New Zealand is on the right track to help smoking statistics drop in their country, which will in turn improve the quality of life for everyone. In fact, on September 5th,  2007, Action on Smoking and Health (ASH) in New Zealand called for the removal of tobacco from sale by 2017.

Allen Carr’s Easy Way

I went on an Allen Carr course to stop smoking some weeks ago.

I knew it would work and it did.

It may sound strange to you but I knew it would work because it had worked for me nearly three years ago when I went on the same course.

That day I sat in a room with about fifteen other people. We spent five hours listening to a very nice lady talk to us about smoking. There was no mumbo jumbo, no strange stuff, no scare tactics, just what seemed like a normal presentation about smoking, and we smoked throughout it.

Then, at the end I had my last cigarette. I walked out of there and didn’t smoke for over two years, not a drag, not a puff. In a weak moment a few months ago I succumbed and, within a matter of weeks, I was back on twenty a day. I decided almost immediately that I didn’t want to be a smoker again and that I’d go back on another Allen Carr clinic to stop.

Allen Carr's Book Cover Allen Carr – [By Blogger Rhythmic Diaspora] – This post is not to persuade you to stop smoking, particularly if you don’t smoke. It’s not to advertise my chosen method of stopping either. It’s merely to pass on a thing that I got from it, a powerful thing, one that I know I’ll keep with me.

It goes like this. One of the key points to this method is about time frames. Often when people “give up” smoking, a term I use loosely, they count the minutes, the days, the weeks and, well you know the rest. I’ve done it before and I know of so many people who have taken the same approach. It the one where we set ourselves a target. We say “If I can last a week then I’ll be almost there”.

Then, after the week, we try to “last” a month, then a year and on we go. So ultimately we never feel as if we’ve stopped smoking. We just keep waiting for a magical moment at which we can declare ourselves to be a non-smoker. And that moment only arrives when we die, which may be a bit too long to wait for many of us. When we’re lying there on our death bed the last thing we’re going to be thinking of is getting a pat on the back from someone for not smoking all that time.

We were told that we should avoid this trap by changing our mindset. We should leave the course and have the mentality of a non smoker. Think and believe that we don’t smoke, rather than fretting about lasting a day or an hour without a fag.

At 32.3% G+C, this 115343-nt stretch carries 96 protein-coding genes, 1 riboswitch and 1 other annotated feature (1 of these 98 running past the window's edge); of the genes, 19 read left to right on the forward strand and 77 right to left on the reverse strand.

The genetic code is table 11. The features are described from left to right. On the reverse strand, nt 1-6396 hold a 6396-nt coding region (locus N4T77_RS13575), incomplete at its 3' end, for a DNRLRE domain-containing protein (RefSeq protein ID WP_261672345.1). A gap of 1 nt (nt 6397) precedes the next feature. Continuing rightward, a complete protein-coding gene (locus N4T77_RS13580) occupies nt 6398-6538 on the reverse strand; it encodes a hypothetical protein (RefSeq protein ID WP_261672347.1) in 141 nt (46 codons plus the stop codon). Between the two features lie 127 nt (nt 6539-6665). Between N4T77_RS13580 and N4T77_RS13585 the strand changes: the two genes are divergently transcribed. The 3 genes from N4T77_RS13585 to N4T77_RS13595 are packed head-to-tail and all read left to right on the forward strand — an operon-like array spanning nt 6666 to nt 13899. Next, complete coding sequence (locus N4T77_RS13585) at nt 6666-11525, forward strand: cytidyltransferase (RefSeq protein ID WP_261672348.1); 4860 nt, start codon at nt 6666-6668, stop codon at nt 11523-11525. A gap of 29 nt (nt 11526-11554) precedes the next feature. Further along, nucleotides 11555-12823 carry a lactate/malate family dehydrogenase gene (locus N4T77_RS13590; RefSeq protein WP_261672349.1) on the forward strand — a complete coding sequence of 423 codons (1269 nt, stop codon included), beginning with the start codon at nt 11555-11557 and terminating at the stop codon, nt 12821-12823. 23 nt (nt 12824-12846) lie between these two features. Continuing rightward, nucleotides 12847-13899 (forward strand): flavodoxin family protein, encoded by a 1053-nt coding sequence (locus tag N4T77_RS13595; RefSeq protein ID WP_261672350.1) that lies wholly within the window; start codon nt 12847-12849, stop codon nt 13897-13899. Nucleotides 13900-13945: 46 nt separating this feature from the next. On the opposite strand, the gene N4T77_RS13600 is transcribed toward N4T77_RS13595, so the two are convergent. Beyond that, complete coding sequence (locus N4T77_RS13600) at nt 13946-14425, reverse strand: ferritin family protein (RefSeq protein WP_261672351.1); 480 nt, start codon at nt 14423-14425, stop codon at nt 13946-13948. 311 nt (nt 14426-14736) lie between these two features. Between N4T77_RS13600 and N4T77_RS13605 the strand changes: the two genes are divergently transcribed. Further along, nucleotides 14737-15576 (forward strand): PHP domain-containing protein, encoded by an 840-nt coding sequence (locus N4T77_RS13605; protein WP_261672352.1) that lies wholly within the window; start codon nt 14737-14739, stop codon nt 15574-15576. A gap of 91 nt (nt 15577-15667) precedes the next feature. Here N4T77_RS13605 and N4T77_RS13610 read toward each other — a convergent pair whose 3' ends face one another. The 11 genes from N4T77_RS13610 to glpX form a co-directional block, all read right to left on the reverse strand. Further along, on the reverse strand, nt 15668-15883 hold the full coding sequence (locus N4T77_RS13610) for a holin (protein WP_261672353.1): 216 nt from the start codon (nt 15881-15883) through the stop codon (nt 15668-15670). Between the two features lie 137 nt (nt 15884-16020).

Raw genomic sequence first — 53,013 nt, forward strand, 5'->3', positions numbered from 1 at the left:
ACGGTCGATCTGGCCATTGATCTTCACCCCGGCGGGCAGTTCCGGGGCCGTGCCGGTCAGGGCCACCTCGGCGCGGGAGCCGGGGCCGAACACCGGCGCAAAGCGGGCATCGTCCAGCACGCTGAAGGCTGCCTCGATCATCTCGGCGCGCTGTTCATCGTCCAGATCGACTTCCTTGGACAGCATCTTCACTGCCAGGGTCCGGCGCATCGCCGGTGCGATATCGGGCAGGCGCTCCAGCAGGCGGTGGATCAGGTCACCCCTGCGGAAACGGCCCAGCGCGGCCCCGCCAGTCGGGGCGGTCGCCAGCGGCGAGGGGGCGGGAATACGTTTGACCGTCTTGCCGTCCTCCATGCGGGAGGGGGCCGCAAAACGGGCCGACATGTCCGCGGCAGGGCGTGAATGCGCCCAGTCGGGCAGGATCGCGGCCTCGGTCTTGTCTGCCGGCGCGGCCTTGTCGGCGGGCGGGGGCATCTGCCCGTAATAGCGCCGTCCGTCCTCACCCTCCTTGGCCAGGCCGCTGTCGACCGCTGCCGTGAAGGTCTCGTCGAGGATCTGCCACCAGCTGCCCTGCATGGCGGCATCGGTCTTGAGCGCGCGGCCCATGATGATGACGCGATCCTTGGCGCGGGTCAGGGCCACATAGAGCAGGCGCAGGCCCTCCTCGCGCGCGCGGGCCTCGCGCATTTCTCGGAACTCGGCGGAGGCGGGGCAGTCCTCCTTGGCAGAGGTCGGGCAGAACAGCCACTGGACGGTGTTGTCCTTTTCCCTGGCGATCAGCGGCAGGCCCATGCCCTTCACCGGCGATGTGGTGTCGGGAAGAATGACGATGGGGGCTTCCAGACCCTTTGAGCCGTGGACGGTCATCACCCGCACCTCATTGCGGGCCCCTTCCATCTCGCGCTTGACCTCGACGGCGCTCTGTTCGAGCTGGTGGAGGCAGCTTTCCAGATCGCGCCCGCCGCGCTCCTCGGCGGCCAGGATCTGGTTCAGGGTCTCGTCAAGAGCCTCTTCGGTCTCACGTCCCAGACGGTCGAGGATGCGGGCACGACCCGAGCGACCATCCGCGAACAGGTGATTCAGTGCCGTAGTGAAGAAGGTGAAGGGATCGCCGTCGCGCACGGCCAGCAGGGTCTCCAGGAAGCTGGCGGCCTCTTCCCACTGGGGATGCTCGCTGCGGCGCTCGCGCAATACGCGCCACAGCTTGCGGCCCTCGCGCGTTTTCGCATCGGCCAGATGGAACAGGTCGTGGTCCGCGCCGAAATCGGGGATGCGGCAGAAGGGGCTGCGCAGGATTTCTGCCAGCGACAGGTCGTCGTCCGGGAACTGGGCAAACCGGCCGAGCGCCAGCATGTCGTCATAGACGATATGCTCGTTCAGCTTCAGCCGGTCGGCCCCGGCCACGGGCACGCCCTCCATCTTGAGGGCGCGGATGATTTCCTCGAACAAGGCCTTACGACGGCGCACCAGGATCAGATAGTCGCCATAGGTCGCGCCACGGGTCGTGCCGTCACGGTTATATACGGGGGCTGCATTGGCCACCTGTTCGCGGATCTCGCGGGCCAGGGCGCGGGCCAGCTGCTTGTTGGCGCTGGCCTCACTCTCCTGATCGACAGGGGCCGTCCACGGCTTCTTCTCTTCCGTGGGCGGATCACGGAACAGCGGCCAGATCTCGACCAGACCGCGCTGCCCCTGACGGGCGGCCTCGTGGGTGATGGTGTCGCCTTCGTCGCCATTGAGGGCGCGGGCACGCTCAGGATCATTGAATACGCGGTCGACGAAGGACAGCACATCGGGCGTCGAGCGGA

It’s such a powerful way to think that I have applied it to other things in my life too. Target and objective setting are important aspects of my life, I rarely have a day in which I’m not aiming for something. But I also must enjoy the now, the moment. To do that I still work at achieving targets but I try to enjoy that work. If it’s drum practice then I treat it as a pleasure, which is pretty easy for me. I don’t have band practices that I don’t want to go to anymore. I make sure that I enjoy them.

For the record the stopping smoking clinic was on May 17th. There were no patches, no gum or no nicotine substitutes involved whatsoever. I had a couple of days in which I experienced some mild pangs of withdrawal symptoms. That was it. I left there as a non smoker.

I’m happy about that.

Thanks, Tobacco: You Killed My Mom

I just discovered this video by AARON SHAWN GRAY (known as sonicbondage) on You Tube this evening.

This is the story of a mother who went in for medical tests and was diagnosed with Stage IV Lung Cancer. It gives you insight into what a family goes through when someone is lost to lung cancer.

Her son Shawn created this video to honor his Mom’s last wishes to tell people not to smoke and to assist him through the grieving process. Let it inspire you to take the steps that you need to take to stop smoking once and for all.

It is important to see how what you are doing right now may impact not only your life but the lives of all those who love you:

YouTube.com Description:

This video was created over a one-year period. At first, it was just random use of a video camera, plus a few pictures taken during a visit in September of 2006. Of course, this was before we knew that Mom had a collapsed lung. She went in for tests, and it was discovered that she had Stage IV Lung Cancer.